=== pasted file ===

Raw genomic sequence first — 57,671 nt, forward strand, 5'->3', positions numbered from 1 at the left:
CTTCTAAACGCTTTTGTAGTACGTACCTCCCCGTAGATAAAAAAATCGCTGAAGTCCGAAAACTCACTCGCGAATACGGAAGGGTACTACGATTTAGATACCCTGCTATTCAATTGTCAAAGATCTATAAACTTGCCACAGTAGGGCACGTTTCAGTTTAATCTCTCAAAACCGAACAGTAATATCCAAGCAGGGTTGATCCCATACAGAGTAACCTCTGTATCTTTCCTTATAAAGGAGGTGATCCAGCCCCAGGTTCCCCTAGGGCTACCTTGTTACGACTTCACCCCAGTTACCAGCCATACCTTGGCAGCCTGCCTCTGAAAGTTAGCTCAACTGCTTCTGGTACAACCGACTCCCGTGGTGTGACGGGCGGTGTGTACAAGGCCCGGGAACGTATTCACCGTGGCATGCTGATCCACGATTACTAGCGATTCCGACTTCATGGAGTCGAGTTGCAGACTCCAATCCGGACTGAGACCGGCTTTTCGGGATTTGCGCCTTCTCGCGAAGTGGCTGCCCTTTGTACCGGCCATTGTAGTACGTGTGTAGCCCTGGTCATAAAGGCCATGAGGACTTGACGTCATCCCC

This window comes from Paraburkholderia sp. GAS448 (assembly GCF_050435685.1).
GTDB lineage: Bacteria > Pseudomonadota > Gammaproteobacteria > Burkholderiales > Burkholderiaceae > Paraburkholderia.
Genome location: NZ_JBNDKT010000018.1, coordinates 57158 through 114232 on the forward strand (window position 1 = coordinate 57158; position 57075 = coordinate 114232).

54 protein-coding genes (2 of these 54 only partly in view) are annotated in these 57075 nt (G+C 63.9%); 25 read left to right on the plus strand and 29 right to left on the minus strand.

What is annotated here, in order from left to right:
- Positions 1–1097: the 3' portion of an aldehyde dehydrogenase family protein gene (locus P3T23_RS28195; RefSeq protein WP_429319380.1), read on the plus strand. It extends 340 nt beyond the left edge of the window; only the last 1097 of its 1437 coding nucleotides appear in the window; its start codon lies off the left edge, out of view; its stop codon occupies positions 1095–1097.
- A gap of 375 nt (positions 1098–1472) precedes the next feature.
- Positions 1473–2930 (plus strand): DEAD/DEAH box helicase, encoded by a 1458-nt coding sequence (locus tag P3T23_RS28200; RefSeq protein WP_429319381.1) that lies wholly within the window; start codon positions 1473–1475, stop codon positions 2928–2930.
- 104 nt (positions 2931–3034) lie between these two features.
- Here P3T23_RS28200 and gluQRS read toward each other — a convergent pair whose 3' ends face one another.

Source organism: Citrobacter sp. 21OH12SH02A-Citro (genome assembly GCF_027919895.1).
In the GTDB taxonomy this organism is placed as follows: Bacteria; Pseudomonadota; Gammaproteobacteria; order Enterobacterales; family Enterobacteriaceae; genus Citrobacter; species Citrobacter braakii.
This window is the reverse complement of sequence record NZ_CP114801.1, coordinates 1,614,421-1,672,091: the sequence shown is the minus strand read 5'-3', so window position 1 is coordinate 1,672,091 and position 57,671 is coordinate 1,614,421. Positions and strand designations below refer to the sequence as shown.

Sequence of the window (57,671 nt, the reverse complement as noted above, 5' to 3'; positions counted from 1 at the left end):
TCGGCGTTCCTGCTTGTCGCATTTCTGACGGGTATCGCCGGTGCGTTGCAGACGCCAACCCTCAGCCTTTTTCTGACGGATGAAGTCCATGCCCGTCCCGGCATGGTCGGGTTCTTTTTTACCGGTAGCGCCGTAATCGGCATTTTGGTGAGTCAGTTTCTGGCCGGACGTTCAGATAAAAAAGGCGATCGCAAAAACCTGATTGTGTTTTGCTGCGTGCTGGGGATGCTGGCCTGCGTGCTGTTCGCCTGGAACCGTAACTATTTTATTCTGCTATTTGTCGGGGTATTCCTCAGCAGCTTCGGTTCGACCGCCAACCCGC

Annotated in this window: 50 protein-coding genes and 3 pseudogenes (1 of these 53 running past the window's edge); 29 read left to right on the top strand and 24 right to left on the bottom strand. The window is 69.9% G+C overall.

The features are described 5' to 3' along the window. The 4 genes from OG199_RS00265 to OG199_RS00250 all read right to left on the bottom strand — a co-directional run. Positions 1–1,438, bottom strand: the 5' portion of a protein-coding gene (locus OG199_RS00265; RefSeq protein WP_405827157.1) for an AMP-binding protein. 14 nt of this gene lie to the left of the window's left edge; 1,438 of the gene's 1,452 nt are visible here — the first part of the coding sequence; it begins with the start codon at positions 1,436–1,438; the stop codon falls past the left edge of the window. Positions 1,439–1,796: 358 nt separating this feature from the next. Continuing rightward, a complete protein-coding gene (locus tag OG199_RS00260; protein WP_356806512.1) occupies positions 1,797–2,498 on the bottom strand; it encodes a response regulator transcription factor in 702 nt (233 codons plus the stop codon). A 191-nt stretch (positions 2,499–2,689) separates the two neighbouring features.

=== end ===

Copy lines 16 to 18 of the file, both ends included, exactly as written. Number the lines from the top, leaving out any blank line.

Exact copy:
Sequence of the window (57,671 nt, the reverse complement as noted above, 5' to 3'; positions counted from 1 at the left end):
TCGGCGTTCCTGCTTGTCGCATTTCTGACGGGTATCGCCGGTGCGTTGCAGACGCCAACCCTCAGCCTTTTTCTGACGGATGAAGTCCATGCCCGTCCCGGCATGGTCGGGTTCTTTTTTACCGGTAGCGCCGTAATCGGCATTTTGGTGAGTCAGTTTCTGGCCGGACGTTCAGATAAAAAAGGCGATCGCAAAAACCTGATTGTGTTTTGCTGCGTGCTGGGGATGCTGGCCTGCGTGCTGTTCGCCTGGAACCGTAACTATTTTATTCTGCTATTTGTCGGGGTATTCCTCAGCAGCTTCGGTTCGACCGCCAACCCGC

Annotated in this window: 50 protein-coding genes and 3 pseudogenes (1 of these 53 running past the window's edge); 29 read left to right on the top strand and 24 right to left on the bottom strand. The window is 69.9% G+C overall.